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Why we share our passions: it's all about belonging
Alfred Hitchcock or John Carpenter would have loved it. We had planned a sunny, springtime break in Whitby. But as we drove into the piquant Yorkshire resort where Bram Stoker imagined Dracula unsheathing his fangs for the first time on British soil, a thick mist rolled in from the North Sea. And there it stayed for two days. High above the town the ruined abbey became an eerie silhouette — jagged walls briefly glimpsed through swirling murk. The infamous 199 steps curving up to the graveyard where poor, sleepwalking Lucy succumbed to the Count’s fatal embrace seemed as sinister as footsteps in a deserted street. The mournful moan of a foghorn added to the sepulchral aura. If the Flying Dutchmen had stepped ashore that afternoon, I wouldn’t have been at all surprised.
Then I saw them, looming out of the mist. Hundreds of ghoulish figures in black or funereal purple, their faces as fey as natural yoghurt, their hair as black as Whitby jet, their garb impeccably mid-Victorian but with transsexual embellishments. Fabulous creatures, of every shape and age, gliding through the streets as if summoned to some great vampire ball round the gravestones.
Curiosity overcame me. “What are you?” I asked one. “A Goth,” he replied with a twirl of his mail-order cane and a proud swish of his M&S cape. “But why are there so many of you?” I persisted. He looked stunned by my ignorance. “It’s Whitby Goth Weekend,” he said. “Check out the website.”
Of course, as soon as the obvious is pointed out you see clues all around. Twice a year Whitby goes Goth-mad. Shops, pubs and B&Bs put up “We Welcome Goths” signs. The Whitby Gazette organises a Journalists v Goths football match. Hotels host sales of Goth-gear: lashings of black eyeliner, fishnet stockings and silky corsets . . . and that’s just in menswear. Bands with names like Zombina and the Skeletones descend on every venue. There’s even a Goth Service in the parish church, with Goth music instead of hymns and a priest preaching a sermon on “self-harm”. I presume he was against it.....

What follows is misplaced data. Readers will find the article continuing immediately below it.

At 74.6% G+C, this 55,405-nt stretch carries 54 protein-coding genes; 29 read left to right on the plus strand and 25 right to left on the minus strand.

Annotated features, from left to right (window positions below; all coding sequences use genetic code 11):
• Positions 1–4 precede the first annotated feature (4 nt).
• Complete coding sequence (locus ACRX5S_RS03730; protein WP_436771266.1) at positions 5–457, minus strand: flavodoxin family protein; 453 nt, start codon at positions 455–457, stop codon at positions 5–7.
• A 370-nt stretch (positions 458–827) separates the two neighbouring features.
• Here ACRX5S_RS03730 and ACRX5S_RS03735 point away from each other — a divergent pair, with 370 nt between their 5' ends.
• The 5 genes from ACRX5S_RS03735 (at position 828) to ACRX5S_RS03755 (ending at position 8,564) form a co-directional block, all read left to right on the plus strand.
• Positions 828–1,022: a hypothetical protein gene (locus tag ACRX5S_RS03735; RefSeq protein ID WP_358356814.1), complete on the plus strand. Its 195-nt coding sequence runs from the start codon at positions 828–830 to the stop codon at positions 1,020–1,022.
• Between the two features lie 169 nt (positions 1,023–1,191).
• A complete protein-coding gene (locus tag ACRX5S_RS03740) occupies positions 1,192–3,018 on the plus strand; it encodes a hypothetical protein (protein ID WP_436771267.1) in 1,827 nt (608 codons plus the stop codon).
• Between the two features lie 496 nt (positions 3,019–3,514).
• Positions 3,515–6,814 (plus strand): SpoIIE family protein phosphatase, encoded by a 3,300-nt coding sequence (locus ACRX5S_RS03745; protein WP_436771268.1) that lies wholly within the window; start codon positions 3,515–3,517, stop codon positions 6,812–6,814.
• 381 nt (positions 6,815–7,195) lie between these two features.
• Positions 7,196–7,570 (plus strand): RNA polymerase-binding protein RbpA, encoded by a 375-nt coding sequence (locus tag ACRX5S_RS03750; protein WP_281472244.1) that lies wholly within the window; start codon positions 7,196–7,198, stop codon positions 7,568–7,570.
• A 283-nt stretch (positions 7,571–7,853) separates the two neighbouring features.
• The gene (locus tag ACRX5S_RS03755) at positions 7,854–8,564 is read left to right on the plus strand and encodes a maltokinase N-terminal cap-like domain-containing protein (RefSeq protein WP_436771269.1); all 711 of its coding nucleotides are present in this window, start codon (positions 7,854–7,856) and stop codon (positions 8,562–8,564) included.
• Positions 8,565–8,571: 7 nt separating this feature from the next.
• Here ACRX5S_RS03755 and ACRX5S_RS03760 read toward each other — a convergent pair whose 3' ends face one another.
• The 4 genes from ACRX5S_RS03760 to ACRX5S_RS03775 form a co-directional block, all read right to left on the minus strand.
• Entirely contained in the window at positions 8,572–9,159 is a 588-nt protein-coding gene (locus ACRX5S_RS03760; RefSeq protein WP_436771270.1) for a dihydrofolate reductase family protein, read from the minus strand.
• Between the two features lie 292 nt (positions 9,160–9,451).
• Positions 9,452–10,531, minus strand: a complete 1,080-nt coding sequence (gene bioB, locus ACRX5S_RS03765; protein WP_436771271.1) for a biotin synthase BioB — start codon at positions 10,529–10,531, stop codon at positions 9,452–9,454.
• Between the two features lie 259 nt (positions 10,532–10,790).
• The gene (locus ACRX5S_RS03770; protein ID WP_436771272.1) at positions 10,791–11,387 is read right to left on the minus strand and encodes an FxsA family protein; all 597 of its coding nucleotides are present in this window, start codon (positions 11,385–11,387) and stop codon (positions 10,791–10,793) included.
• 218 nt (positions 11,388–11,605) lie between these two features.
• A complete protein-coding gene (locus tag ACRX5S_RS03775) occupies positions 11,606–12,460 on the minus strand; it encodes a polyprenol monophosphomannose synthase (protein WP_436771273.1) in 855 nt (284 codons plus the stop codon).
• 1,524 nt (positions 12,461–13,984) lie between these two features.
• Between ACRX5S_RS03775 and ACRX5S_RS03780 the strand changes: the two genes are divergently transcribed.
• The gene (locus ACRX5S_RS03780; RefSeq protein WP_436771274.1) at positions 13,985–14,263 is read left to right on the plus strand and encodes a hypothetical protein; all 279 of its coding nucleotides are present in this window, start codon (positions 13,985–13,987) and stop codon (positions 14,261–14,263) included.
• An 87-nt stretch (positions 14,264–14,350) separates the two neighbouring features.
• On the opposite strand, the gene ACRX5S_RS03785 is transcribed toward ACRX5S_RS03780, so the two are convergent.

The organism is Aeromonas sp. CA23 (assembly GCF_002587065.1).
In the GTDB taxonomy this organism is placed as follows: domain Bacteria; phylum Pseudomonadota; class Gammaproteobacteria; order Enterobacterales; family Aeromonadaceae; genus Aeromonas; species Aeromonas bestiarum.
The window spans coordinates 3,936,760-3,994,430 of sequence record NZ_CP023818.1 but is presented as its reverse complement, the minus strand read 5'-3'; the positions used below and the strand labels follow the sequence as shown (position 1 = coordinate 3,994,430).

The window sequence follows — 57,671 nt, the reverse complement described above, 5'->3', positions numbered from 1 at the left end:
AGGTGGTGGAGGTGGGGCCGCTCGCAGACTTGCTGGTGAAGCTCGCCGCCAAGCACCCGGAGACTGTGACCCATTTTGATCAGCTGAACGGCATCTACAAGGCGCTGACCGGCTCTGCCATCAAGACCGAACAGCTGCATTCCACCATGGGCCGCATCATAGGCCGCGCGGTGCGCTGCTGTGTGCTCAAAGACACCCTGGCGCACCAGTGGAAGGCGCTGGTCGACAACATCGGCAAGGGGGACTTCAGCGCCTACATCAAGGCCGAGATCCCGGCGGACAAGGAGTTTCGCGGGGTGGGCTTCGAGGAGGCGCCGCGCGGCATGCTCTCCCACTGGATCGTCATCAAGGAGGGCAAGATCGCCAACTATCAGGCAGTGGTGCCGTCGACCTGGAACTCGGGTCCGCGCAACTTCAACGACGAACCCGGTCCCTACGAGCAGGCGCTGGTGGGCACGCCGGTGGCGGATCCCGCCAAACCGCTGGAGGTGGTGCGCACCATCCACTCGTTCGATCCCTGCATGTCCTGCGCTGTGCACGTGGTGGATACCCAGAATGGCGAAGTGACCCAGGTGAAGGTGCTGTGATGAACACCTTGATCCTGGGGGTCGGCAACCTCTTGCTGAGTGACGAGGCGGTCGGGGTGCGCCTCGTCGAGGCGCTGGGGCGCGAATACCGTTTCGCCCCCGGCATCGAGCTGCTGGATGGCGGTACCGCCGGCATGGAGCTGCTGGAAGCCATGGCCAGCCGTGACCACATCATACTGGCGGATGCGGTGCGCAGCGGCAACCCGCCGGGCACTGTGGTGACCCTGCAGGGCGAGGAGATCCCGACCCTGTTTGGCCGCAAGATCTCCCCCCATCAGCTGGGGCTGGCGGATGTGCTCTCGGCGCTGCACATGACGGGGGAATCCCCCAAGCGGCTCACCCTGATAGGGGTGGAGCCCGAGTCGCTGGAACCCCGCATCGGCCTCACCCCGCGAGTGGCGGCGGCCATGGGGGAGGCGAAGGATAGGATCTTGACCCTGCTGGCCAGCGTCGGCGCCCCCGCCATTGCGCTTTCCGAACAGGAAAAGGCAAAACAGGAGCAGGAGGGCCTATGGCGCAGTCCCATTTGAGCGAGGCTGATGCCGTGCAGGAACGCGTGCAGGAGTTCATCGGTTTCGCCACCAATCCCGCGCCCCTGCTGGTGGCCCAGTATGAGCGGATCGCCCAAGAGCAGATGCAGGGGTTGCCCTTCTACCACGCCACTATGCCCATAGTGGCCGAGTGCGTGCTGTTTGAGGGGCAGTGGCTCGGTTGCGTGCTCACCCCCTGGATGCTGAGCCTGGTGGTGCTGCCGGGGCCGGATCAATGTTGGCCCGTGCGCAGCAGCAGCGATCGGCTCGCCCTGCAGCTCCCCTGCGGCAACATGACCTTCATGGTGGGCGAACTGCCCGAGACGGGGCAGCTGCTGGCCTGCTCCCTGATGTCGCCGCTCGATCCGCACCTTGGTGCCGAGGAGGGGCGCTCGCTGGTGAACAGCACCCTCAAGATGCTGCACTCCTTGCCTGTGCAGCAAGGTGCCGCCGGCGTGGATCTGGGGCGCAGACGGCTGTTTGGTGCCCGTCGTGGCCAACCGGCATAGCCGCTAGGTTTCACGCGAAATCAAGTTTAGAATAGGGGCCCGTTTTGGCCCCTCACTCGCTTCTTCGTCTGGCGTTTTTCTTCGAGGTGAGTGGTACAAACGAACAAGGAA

......Of course that’s partly because the Goths, in spite of their efforts to project themselves as Satanic bloodsuckers, corpse-botherers and insatiable sexual deviants (not necessarily in that order), are actually a pretty nice bunch.......
Even so, for a bluff Yorkshire community such as Whitby to welcome so warmly this invasion of weirdly-garbed outsiders is a shining example of how society ought to work all the time. If we want to build a harmonious world, the grip of “tribal mentality” on our thoughts and deeds is not something we should be trying to break. History shows that to be impossible. Instead, we should be encouraging people to gravitate towards tribes that bring communal joy to their members without harming or antagonising others. It’s when there are no benign tribes around that people drift towards the more unpleasant sort.
A thriving civilisation is not a homogenous monoculture imposed from above. That was tried in Russia and Germany in the 1930s. It’s the reverse. It’s a society that glories in the multiplicity of a million grass-roots idiosyncrasies, a million creeds, a million nutty hobbies, freely and flamboyantly expressed. Goth Weekend was a reminder that, even in an age of increasingly prescriptive “ consensual” politics, nobody does eccentricity better than the British, or accepts it more cheerfully. It was a joy to behold — if only by accident, and through a dense fog.
Read it all, and the next short article by Richard Morrison where he continues this theme of unity through diversity after his encounter with some enthusiastic birdwatchers on the way home from Whitby. I am not a Goth, although I have Goth friends (and they are indeed lovely) but we love Whitby.
And remember, from above
"A thriving civilisation is not a homogenous monoculture imposed from above. "
Whitby Abbey (in daylight, beware!)